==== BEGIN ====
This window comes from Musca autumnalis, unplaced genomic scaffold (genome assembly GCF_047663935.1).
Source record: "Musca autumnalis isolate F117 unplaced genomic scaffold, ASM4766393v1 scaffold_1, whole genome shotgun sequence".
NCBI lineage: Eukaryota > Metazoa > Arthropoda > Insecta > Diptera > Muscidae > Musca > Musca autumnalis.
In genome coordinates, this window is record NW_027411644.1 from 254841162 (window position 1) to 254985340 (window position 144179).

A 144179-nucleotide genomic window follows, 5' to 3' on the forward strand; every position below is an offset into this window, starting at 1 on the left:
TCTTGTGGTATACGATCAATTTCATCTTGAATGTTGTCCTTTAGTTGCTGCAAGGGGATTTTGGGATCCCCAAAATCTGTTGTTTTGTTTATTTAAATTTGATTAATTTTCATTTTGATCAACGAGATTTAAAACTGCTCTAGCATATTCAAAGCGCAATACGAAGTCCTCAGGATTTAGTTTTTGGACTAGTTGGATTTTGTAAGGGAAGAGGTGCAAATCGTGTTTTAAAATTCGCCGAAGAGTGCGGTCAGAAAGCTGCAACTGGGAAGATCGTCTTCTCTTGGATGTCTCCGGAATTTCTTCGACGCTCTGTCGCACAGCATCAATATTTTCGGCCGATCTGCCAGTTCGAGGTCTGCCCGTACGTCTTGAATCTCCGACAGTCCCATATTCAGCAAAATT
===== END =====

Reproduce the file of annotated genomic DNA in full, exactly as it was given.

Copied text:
This window comes from Musca autumnalis, unplaced genomic scaffold (genome assembly GCF_047663935.1).
Source record: "Musca autumnalis isolate F117 unplaced genomic scaffold, ASM4766393v1 scaffold_1, whole genome shotgun sequence".
NCBI lineage: Eukaryota > Metazoa > Arthropoda > Insecta > Diptera > Muscidae > Musca > Musca autumnalis.
In genome coordinates, this window is record NW_027411644.1 from 254841162 (window position 1) to 254985340 (window position 144179).

A 144179-nucleotide genomic window follows, 5' to 3' on the forward strand; every position below is an offset into this window, starting at 1 on the left:
TCTTGTGGTATACGATCAATTTCATCTTGAATGTTGTCCTTTAGTTGCTGCAAGGGGATTTTGGGATCCCCAAAATCTGTTGTTTTGTTTATTTAAATTTGATTAATTTTCATTTTGATCAACGAGATTTAAAACTGCTCTAGCATATTCAAAGCGCAATACGAAGTCCTCAGGATTTAGTTTTTGGACTAGTTGGATTTTGTAAGGGAAGAGGTGCAAATCGTGTTTTAAAATTCGCCGAAGAGTGCGGTCAGAAAGCTGCAACTGGGAAGATCGTCTTCTCTTGGATGTCTCCGGAATTTCTTCGACGCTCTGTCGCACAGCATCAATATTTTCGGCCGATCTGCCAGTTCGAGGTCTGCCCGTACGTCTTGAATCTCCGACAGTCCCATATTCAGCAAAATT